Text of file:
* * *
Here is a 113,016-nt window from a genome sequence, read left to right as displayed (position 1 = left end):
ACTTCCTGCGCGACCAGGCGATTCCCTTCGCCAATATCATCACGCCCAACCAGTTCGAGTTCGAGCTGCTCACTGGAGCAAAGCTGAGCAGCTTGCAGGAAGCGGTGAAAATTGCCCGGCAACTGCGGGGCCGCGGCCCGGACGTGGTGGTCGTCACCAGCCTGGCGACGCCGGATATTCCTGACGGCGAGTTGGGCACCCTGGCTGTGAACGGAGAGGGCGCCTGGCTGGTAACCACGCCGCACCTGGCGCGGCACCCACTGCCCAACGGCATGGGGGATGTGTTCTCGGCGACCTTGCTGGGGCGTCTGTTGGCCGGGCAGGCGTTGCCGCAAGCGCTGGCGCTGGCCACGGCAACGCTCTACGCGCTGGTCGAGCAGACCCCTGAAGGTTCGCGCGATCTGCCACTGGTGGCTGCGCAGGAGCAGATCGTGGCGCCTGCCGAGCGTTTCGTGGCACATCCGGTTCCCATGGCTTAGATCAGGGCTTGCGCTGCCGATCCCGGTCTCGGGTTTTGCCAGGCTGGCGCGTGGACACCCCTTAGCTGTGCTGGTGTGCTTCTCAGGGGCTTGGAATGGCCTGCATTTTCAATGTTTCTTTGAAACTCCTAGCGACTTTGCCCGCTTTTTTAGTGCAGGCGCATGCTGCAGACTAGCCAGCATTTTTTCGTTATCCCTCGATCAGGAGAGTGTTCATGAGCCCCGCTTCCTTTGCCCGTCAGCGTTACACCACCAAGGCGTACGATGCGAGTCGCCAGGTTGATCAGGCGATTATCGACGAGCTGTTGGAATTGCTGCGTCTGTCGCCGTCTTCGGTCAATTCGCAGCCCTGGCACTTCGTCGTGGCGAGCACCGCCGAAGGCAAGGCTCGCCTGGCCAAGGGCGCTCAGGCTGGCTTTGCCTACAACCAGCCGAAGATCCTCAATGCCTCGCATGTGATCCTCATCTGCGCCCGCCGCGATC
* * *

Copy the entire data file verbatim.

Here is a 113,016-nt window from a genome sequence, read left to right as displayed (position 1 = left end):
ACTTCCTGCGCGACCAGGCGATTCCCTTCGCCAATATCATCACGCCCAACCAGTTCGAGTTCGAGCTGCTCACTGGAGCAAAGCTGAGCAGCTTGCAGGAAGCGGTGAAAATTGCCCGGCAACTGCGGGGCCGCGGCCCGGACGTGGTGGTCGTCACCAGCCTGGCGACGCCGGATATTCCTGACGGCGAGTTGGGCACCCTGGCTGTGAACGGAGAGGGCGCCTGGCTGGTAACCACGCCGCACCTGGCGCGGCACCCACTGCCCAACGGCATGGGGGATGTGTTCTCGGCGACCTTGCTGGGGCGTCTGTTGGCCGGGCAGGCGTTGCCGCAAGCGCTGGCGCTGGCCACGGCAACGCTCTACGCGCTGGTCGAGCAGACCCCTGAAGGTTCGCGCGATCTGCCACTGGTGGCTGCGCAGGAGCAGATCGTGGCGCCTGCCGAGCGTTTCGTGGCACATCCGGTTCCCATGGCTTAGATCAGGGCTTGCGCTGCCGATCCCGGTCTCGGGTTTTGCCAGGCTGGCGCGTGGACACCCCTTAGCTGTGCTGGTGTGCTTCTCAGGGGCTTGGAATGGCCTGCATTTTCAATGTTTCTTTGAAACTCCTAGCGACTTTGCCCGCTTTTTTAGTGCAGGCGCATGCTGCAGACTAGCCAGCATTTTTTCGTTATCCCTCGATCAGGAGAGTGTTCATGAGCCCCGCTTCCTTTGCCCGTCAGCGTTACACCACCAAGGCGTACGATGCGAGTCGCCAGGTTGATCAGGCGATTATCGACGAGCTGTTGGAATTGCTGCGTCTGTCGCCGTCTTCGGTCAATTCGCAGCCCTGGCACTTCGTCGTGGCGAGCACCGCCGAAGGCAAGGCTCGCCTGGCCAAGGGCGCTCAGGCTGGCTTTGCCTACAACCAGCCGAAGATCCTCAATGCCTCGCATGTGATCCTCATCTGCGCCCGCCGCGATC